The latest draft of The NIST Cybersecurity Framework (CSF) 2.0 was released on August 8, 2023. Now open for public comment until November 4, 2023, CSF 2.0 aims to be more universally usable across industry sectors helping organizations understand and lower cybersecurity risk.
Among the major changes to the Framework is the addition of a new “Govern” pillar, which establishes the organizational context for cybersecurity risk and risk management. The new Govern pillar, alongside the five pillars of the previous version — Identify, Protect, Detect, Respond, Recover — form the core of the CSF.
NIST has also released its “Discussion Draft of the Implementation Examples,” in which it explains different ways organizations could satisfy the core controls.
Understanding the Identify Pillar
The six pillars of CSF 2.0 work interdependently to create a robust, layered approach to cybersecurity. The Identify pillar ensures the business knows where their sensitive assets are so they can apply appropriate controls to protect and monitor them.
How Data Discovery Supports the CSF
Data discovery supports the CSF by ensuring comprehensive and repeatable identification of sensitive data types across all platforms, whether on-premises or in the cloud.
CSF 2.0 requires that “Representations of the organization’s authorized network communication and internal and external network data flows are maintained” (ID.AM-03).
To meet this control, organizations need to map data flows and document their network environment, including between the organization and third parties. However, data flow diagrams explain only how data is intended to flow between systems following formal processes. They don’t capture the workarounds that people use when systems fail or are too onerous to use, for example. As a result, data flow diagrams can’t identify hidden or unintended stores of data or other sensitive assets.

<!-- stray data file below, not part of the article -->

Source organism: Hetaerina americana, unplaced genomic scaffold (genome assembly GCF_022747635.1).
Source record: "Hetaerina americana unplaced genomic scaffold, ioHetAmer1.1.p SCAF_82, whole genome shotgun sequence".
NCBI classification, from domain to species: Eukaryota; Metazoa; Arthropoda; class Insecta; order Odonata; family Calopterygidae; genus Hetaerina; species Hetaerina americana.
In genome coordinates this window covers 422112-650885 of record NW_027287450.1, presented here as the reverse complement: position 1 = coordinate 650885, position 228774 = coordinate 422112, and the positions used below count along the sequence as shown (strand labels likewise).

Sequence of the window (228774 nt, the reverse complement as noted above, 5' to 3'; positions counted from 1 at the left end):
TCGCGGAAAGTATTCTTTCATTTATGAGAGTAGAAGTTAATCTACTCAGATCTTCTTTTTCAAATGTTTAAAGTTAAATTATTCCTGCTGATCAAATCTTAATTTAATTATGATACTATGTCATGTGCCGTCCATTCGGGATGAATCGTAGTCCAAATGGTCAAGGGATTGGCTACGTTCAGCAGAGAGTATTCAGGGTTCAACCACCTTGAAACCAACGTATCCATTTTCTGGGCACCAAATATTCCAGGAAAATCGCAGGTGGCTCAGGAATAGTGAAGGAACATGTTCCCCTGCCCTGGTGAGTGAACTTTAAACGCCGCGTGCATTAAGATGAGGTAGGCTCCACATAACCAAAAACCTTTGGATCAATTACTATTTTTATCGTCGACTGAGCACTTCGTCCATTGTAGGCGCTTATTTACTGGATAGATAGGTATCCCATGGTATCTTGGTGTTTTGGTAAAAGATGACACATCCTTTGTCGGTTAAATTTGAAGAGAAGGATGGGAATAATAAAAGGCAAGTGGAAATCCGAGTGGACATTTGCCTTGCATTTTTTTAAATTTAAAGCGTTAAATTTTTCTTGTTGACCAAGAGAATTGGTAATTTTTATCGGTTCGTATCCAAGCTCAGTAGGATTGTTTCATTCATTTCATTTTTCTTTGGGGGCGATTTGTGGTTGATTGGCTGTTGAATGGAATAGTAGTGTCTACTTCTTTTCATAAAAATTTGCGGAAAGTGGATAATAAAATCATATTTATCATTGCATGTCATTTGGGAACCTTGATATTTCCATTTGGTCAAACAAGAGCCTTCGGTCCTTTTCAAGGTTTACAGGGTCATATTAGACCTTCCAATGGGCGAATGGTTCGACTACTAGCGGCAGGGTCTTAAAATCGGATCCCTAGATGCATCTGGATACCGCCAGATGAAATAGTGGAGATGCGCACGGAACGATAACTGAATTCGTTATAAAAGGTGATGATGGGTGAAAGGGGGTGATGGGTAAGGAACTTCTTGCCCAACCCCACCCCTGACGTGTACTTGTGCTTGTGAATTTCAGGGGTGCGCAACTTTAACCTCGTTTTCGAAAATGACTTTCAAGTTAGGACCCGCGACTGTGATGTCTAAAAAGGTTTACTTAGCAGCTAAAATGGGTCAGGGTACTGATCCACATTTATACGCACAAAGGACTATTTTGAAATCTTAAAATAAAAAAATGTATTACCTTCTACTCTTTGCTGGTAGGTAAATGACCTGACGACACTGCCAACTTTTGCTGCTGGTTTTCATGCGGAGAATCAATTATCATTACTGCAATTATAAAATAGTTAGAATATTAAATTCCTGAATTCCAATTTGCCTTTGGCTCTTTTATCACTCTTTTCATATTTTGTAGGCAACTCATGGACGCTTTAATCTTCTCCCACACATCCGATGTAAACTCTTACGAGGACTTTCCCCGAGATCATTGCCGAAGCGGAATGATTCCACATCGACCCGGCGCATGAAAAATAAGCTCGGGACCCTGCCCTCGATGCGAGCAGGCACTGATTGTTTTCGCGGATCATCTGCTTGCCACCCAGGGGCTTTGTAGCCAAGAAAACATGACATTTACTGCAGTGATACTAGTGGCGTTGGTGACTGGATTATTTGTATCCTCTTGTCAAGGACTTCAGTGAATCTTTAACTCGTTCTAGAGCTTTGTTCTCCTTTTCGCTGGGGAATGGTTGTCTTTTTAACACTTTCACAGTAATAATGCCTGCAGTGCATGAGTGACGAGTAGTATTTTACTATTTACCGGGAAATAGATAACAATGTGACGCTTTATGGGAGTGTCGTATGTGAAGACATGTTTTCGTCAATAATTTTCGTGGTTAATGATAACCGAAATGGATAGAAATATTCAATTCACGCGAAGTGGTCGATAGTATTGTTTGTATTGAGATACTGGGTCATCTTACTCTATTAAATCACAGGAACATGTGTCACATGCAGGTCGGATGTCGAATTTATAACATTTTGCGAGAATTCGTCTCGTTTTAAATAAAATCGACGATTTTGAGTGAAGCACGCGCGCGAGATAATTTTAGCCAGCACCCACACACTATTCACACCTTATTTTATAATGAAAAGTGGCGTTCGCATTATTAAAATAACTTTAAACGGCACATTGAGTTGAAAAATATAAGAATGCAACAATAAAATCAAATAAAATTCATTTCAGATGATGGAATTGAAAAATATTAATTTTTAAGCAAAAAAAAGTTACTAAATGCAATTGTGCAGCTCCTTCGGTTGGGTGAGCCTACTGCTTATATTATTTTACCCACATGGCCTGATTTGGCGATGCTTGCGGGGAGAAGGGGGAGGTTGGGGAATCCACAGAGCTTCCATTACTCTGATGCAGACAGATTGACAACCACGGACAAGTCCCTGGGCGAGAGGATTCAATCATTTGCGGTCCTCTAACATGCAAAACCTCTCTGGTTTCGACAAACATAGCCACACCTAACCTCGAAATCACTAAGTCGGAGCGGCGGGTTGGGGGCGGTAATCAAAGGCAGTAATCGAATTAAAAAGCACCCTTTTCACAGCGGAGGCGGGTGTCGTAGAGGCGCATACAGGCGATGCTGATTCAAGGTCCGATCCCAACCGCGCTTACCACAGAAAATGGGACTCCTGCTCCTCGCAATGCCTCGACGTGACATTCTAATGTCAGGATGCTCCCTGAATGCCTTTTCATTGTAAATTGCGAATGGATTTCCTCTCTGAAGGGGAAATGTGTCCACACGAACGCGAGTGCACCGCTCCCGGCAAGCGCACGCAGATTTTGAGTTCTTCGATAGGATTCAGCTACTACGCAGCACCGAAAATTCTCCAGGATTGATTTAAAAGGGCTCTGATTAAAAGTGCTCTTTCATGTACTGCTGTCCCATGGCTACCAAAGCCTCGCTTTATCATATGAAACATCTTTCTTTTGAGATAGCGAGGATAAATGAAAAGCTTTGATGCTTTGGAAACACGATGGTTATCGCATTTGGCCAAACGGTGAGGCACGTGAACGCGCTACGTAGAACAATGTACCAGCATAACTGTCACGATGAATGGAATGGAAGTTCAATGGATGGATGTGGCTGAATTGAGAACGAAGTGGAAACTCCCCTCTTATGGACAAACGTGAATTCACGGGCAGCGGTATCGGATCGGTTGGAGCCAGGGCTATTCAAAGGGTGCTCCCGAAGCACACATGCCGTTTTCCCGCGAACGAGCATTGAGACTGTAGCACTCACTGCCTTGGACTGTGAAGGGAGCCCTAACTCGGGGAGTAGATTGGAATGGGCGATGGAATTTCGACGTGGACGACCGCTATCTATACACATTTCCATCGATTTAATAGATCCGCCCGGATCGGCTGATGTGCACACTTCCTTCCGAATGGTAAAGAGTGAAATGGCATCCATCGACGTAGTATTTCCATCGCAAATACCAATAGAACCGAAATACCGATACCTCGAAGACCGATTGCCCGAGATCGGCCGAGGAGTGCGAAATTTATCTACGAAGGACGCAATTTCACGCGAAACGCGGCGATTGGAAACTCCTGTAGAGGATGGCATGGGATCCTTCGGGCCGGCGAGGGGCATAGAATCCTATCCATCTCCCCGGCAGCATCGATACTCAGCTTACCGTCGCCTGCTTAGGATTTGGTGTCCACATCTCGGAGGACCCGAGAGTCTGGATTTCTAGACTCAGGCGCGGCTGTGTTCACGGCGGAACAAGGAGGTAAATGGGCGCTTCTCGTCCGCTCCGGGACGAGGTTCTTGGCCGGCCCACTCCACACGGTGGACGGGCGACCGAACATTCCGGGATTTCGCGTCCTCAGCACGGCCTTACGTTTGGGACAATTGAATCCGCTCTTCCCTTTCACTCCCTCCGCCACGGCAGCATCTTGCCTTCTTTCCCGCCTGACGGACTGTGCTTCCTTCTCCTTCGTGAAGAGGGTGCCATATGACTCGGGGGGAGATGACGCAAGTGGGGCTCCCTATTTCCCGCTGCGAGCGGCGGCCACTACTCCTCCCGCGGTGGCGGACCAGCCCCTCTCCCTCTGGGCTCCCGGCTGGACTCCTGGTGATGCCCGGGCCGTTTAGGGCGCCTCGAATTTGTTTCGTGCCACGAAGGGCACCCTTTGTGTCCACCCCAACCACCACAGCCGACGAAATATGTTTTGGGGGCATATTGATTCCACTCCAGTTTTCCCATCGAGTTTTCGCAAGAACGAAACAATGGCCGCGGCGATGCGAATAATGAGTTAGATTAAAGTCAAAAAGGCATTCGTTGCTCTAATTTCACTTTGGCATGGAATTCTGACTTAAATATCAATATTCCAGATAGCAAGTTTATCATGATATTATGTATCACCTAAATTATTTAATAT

The framework also requires that “Inventories of data and corresponding metadata for designated data types are maintained” (ID.AM-07). For this, organizations need to identify all sensitive data types including personal data, protected health information, payment and credit card information, as well as organizational sensitive and proprietary information.
Recognizing the limitations of data flow mapping and the complexities of maintaining accurate data inventories, the CSF implementation examples explain that businesses must “continuously discover and analyze ad hoc data” to identify new instances of sensitive data.
Automating the discovery process helps further simplify this process, while lowering the effort required to deliver enterprise-wide scanning.
Organizations can prepare for the final release of CSF 2.0, due in early 2024, by making sure they can identify sensitive data types across all systems and platforms. To learn how, download our free guide, How to Choose a Data Discovery Solution.